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Treasure Island may crack down on parking

TREASURE ISLAND — Nonresident, public parking on residential streets in the Sunset Beach area soon might be banned.

The city also is considering more than doubling the cost of parking fines citywide.

The City Commission agreed in a workshop last week to consider an ordinance that would prohibit parking by anyone except permitted residents and their designated guests.

The new parking rules, if approved, would go into effect Jan. 5, 2009.

The area on Sunset Beach that would be affected by the proposed ban is bordered on the west and north by Gulf Boulevard and on the south and east by Blind Pass Road.

Anyone who wanted to park in that area would have to buy a city permit and post it in their car. Cars without visible permits would get parking tickets.

Annual parking permits would cost $15, according to City Manager Reid Silverboard. Area residents could also request free time-dated temporary permits for guests.

Although many Sunset Beach residents are on record as favoring the proposed parking ban, Tony Amico, owner of Caddy's by the Sea restaurant and bar, strongly opposes it.

"I depend on parking on the public streets in Sunset Beach," Amico told the commission during the workshop discussion. "I am beginning to think you do not want Caddy's in business anymore."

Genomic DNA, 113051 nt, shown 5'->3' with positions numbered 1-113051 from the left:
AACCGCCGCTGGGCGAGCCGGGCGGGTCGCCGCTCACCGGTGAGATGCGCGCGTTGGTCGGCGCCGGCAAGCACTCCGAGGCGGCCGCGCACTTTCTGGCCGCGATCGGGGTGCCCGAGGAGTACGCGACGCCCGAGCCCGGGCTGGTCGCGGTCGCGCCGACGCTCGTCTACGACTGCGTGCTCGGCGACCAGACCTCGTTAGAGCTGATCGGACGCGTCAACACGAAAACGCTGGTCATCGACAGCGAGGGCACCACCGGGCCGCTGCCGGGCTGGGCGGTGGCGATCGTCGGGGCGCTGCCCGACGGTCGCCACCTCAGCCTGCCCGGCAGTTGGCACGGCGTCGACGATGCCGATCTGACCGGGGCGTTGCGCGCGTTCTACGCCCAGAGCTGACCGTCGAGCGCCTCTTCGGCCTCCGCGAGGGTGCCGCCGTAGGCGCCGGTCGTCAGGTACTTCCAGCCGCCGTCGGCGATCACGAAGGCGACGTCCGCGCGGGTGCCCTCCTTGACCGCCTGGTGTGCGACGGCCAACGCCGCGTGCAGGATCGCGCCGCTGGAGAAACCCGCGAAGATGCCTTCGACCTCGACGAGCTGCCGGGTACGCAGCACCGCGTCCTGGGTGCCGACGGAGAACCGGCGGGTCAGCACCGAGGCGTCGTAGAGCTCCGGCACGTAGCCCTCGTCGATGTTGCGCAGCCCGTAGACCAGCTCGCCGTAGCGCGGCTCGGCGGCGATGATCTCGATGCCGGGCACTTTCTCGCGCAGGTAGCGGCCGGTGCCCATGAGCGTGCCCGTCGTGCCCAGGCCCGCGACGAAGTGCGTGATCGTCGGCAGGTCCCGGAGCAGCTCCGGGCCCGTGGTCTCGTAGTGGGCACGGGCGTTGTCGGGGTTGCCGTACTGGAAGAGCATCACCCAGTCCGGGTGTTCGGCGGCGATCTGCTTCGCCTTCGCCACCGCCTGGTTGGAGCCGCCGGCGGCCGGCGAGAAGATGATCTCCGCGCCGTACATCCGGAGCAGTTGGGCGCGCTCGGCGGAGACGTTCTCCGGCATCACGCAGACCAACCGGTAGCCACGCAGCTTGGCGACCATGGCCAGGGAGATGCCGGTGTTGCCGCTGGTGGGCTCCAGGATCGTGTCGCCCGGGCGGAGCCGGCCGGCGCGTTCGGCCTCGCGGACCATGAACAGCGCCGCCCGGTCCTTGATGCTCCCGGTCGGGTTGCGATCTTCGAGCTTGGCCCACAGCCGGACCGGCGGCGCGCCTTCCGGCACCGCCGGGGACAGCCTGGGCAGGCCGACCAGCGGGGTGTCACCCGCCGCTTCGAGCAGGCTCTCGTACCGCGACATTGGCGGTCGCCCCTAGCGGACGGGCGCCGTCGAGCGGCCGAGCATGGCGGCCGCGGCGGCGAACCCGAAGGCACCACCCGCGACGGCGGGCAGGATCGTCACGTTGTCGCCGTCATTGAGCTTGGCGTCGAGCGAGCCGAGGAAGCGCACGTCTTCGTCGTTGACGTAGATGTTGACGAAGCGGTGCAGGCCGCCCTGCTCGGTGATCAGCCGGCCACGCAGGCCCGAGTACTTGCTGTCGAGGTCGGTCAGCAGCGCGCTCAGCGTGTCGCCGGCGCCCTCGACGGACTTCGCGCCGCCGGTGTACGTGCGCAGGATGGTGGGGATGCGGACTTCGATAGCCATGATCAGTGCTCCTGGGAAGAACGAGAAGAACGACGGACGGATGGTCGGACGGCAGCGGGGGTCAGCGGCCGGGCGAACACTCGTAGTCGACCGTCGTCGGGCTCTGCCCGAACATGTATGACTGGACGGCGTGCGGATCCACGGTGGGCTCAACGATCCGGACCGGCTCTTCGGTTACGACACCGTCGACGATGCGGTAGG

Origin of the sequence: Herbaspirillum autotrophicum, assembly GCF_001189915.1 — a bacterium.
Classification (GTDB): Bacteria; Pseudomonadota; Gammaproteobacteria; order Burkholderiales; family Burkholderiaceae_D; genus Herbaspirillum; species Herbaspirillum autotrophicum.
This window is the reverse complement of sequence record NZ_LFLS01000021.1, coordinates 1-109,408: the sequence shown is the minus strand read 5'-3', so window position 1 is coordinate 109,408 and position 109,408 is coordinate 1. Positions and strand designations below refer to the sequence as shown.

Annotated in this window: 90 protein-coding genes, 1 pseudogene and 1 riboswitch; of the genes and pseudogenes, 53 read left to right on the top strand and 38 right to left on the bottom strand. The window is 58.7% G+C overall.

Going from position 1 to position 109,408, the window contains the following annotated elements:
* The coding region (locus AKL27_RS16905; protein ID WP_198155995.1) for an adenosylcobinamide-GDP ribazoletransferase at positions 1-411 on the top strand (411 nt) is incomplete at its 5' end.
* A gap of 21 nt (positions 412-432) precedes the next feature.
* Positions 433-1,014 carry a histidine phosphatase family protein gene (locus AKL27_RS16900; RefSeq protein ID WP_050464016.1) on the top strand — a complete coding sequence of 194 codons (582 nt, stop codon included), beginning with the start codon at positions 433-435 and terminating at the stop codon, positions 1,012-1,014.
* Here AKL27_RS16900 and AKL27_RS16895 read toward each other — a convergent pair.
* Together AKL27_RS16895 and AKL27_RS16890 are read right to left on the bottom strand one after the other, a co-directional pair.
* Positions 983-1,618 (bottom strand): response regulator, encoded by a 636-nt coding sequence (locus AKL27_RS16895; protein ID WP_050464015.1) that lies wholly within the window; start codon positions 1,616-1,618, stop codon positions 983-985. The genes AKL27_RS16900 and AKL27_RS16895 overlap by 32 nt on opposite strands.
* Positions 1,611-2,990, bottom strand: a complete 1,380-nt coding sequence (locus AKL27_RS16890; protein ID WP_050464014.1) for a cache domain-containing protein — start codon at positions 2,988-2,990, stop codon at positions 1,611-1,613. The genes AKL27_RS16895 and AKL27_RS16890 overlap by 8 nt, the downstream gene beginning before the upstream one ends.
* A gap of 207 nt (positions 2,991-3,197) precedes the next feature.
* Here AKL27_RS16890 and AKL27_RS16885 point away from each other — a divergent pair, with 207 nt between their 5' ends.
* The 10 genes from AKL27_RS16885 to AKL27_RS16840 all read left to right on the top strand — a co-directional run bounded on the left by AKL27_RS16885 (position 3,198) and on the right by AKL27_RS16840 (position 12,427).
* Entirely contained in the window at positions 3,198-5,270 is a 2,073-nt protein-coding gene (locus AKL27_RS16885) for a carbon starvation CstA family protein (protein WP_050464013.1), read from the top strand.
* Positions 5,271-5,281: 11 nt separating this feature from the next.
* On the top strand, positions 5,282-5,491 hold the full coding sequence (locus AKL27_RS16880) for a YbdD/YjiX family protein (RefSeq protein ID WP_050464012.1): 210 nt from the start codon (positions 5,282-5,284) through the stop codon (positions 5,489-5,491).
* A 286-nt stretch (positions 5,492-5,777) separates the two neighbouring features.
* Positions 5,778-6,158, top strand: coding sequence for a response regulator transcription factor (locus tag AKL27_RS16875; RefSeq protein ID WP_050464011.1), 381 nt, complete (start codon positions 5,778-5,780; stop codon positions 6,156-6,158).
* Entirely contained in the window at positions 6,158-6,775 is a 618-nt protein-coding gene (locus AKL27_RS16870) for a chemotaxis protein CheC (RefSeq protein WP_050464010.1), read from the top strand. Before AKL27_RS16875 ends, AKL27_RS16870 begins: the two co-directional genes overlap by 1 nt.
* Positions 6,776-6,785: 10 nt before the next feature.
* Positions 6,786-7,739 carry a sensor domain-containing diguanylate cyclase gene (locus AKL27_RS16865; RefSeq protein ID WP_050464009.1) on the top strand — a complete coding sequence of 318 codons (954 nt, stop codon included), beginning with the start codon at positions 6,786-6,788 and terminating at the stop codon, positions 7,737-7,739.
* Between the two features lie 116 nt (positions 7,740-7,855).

One resident speaking at a recent commission meeting said Caddy's customers "impose" on residents by parking in front of their homes, blocking their driveways and often leaving trash on their lawns.

Caddy's used to be called the Driftwood and was built in 1947, Amico said.

Amico's shore-front business was recently restricted when the commission approved, on first reading, a swim zone along Sunset Beach that prohibits boats from anchoring too close to shore.

"I feel for the residents, but I don't think you should shut down my business," Amico said. "Why are you treating my business differently from the residents?"

Mayor Mary Maloof said the commission is trying to create a balance between the needs of area residents and the public, which can park in metered spaces along the beach. Caddy's also has several private parking lots.

"We are trying to give residents some abatement to the problem they have with parking," Maloof said.

Parking fines throughout the city also might increase dramatically.

The commission agreed during a recent workshop to consider increasing citywide parking fines from $20 to $40, or possibly even higher.

The commission expects to consider the new parking fee ordinance in September.

Silverboard said if the new fines are approved, the city could see a net increase of $45,000 in income.

The proposed $40 fine includes the state-regulated maximum parking fine of $30 plus a $10 surcharge to cover handling and court costs.

Commissioner Alan Bildz suggested that the city increase the surcharge to the state-allowed maximum of $15, which would bring the total parking fine to $45.

Only Commissioner Ed Gayton Jr. opposed the increased parking fines.

"We are getting a little carried away here. We want to be known as a friendly city. Does Treasure Island really want to be known as the only place in the county where you have to pay a $40 fine?" he asked.

Treasure Island may crack down on parking 08/26/08 [Last modified: Tuesday, September 2, 2008 3:02pm]
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